Determining what to eat can be confusing, particularly if you live in western culture. It seems like everyone has an opinion, from the government to doctors. For years, I struggled with figuring out what to eat, or I felt guilt for eating a particular food (like butter, rice, or beef). And it didn’t help that every expert seemed to have a different opinion. That’s why looking at traditional eating is so important! Looking to the past ends the confusion about what we should eat.

Today, on the podcast, I’m talking to Jenny from Nourished Kitchen all about looking to the past to determine what we should eat today.

We talk about:

  • traditional eating and what exactly it looks like to eat like our ancestors
  • the work of Dr. Weston A. Price and why his research is important when considering traditional eating
  • seasonal eating

We also talk about how looking at traditional eating can end the confusion around dairy, grains, and other currently-controversial foods. And what exactly it looks like to eat these traditional foods in our modern day culture.

Live Simply Podcast 040: Why Tradition Should Guide How and What We Eat with Jenny from Nourished Kitchen

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Show Notes

Resources Mentioned In Today's Episode

Q1: Tell us about yourself. 

Q2: What does a real food lifestyle look like for your family?

Q3: What’s the food philosophy or mantra you live by?

Q4: When you talk about traditional foods, what exactly does this mean? And why does tradition matter when it comes to thinking about the way we eat?

Q5: How did we get so far from a traditional way of eating? How did we go from a traditional foods diet to a processed food diet?

Q6: I think a lot of people are confused about what to eat. In a world with many diets and fads, how can looking at our culinary heritage and traditional eating help end the confusion about what we should be eating? 

Q7: In your book and on your blog, you talk about Dr. Weston A. Price. Can you share more about Dr. Price and his impact on the traditional foods movement?

Q8: How do you get back to traditional foods and culinary heritage, particularly in our day and age when everything is processed and everyone is so busy?

Q9: Making the switch to a traditional (real) food lifestyle/diet can feel daunting, particularly when all you’ve ever known is processed food. If you had to choose just one thing/one change a person could make, where/what would you recommend focusing first?

Q10: What are some of the foods you believe everyone should learn to cook from scratch? The foundations or basic foods or techniques everyone should learn to cook or master in the kitchen?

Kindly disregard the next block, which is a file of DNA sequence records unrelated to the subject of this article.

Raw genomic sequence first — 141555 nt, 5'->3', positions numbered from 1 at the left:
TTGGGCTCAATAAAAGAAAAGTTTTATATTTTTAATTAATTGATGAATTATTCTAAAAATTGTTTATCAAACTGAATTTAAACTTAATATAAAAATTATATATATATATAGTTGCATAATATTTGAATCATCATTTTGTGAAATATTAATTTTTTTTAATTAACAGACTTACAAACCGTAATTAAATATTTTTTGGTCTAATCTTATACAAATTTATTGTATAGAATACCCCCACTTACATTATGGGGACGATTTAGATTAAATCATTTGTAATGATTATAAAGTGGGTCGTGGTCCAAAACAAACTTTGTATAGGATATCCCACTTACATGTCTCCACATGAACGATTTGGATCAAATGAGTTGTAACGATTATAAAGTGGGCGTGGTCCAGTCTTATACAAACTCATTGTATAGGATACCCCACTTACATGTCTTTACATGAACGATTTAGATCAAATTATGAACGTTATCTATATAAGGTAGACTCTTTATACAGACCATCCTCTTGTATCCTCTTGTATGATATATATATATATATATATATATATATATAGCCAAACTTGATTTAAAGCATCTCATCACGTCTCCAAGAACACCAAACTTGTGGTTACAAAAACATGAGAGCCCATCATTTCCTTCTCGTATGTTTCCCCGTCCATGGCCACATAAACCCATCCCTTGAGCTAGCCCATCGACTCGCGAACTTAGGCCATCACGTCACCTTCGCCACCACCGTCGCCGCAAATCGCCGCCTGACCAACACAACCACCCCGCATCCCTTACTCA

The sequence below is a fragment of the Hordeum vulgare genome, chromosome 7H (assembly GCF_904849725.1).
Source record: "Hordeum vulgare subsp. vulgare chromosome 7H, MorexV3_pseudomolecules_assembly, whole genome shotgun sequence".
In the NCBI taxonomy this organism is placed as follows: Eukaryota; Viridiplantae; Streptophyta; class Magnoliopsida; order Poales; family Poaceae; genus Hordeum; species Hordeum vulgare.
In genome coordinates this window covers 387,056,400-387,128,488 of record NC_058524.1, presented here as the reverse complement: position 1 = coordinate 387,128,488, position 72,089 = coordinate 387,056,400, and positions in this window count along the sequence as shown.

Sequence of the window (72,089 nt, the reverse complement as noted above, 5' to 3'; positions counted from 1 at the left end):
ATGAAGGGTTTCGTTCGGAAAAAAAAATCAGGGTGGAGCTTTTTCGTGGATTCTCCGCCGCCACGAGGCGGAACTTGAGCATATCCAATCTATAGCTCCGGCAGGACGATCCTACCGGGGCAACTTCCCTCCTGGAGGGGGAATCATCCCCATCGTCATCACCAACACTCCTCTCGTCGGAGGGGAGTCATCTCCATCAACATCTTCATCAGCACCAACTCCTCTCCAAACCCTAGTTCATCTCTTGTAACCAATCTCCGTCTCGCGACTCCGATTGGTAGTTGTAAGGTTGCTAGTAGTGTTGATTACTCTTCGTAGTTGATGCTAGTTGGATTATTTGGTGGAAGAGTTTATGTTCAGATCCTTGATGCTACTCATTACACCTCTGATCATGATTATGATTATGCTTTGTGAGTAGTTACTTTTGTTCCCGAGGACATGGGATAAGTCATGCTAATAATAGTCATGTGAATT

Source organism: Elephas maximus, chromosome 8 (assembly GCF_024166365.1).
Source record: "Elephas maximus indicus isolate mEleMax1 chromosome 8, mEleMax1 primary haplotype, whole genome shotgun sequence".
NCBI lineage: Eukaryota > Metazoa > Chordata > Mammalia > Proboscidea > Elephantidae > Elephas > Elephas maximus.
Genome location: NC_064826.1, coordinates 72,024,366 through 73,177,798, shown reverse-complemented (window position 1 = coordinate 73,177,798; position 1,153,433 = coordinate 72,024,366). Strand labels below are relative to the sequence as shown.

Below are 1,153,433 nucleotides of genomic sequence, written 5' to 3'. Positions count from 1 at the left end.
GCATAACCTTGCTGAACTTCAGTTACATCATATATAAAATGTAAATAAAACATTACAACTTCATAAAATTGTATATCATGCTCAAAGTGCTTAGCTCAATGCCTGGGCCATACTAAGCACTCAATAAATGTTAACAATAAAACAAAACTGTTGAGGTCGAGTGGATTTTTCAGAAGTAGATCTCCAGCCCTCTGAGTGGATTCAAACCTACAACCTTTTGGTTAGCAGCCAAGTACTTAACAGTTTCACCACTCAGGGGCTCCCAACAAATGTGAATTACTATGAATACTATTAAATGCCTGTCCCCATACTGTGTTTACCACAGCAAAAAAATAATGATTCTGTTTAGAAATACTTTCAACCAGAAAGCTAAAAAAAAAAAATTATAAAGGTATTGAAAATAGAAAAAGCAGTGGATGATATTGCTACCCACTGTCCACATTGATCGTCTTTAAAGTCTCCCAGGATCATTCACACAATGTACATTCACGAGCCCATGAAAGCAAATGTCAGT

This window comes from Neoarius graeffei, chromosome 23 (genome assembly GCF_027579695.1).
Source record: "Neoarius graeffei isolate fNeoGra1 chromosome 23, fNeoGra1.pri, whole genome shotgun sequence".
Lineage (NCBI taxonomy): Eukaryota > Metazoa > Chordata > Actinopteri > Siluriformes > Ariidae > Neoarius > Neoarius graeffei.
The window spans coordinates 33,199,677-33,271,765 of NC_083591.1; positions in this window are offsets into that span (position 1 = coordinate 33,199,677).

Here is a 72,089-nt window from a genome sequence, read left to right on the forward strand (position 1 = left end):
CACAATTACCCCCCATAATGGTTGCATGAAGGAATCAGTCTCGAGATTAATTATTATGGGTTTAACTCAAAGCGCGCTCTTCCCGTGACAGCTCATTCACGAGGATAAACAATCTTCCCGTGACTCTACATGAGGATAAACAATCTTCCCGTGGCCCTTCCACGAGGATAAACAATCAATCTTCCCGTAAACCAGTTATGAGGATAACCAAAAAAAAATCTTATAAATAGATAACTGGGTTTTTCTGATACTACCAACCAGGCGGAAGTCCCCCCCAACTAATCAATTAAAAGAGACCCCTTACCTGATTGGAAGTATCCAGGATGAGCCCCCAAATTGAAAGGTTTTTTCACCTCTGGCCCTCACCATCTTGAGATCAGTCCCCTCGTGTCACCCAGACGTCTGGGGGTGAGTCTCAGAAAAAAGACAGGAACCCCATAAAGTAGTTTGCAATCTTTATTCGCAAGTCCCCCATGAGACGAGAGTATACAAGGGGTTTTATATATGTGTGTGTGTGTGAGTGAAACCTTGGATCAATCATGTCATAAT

Q13: What role does seasonal eating play into a traditional foods diet?

Q14: Talk to us about fermentation. What part did fermented foods have in traditional diets? Why should we get back to consuming fermented foods? What are the benefits of consuming fermented foods? How can we add fermented foods to our diet?

Q15: Talk to us about dairy. What part did dairy have in traditional diets? Are there benefits to consuming dairy? What should we be looking for when consuming dairy?  

Q16: And what about grains. What does it look like to consume grains (and flours) from a traditional standpoint? What role has souring and sprouting played in the consumption of grains?


  1. Hi there, Kristin and Jenny. Thank you for this fine podcast, with lots of great information and insights.

    I would like to add to what was said with regard to changes in food offerings beginning with the turn of the 20th century. Time became a very motivating factor in the development of products and foods. In an industrialized society, more people moved away from an agrarian lifestyle toward an urban one. This was a quantum lifestyle shift in two ways (among many).

    First, the clock became the driving force in most people’s lives, rather than the natural rhythm of day and night, seasons. Second, food had to be found rather than grown/made, since both time and direct access to real food dictated the populace find alternative means to deal with both.

    The “shortcut” ingredients and foods freed up people, especially women, to manage their new urban work lives more easily (as did the inventions of better tools and equipment to clean their homes). This trend continued well into the 20th century. Frankly, had it not been for a number of these innovations (good or bad, depending on your perspective) many women might not have been able to enter the job market. Nonetheless, all of this has become a double-edged sword that we are must deal with today.

    Finding the means to provide healthy whole food is indeed a prime directive. It certainly would be helpful if the medical community acknowledged just how pervasive gastrointestinal distress/disease has become as a result of how most of our food is produced/raised.

    Anyway, thank you both again for such an excellent, articulate podcast. Cheers, Ardith

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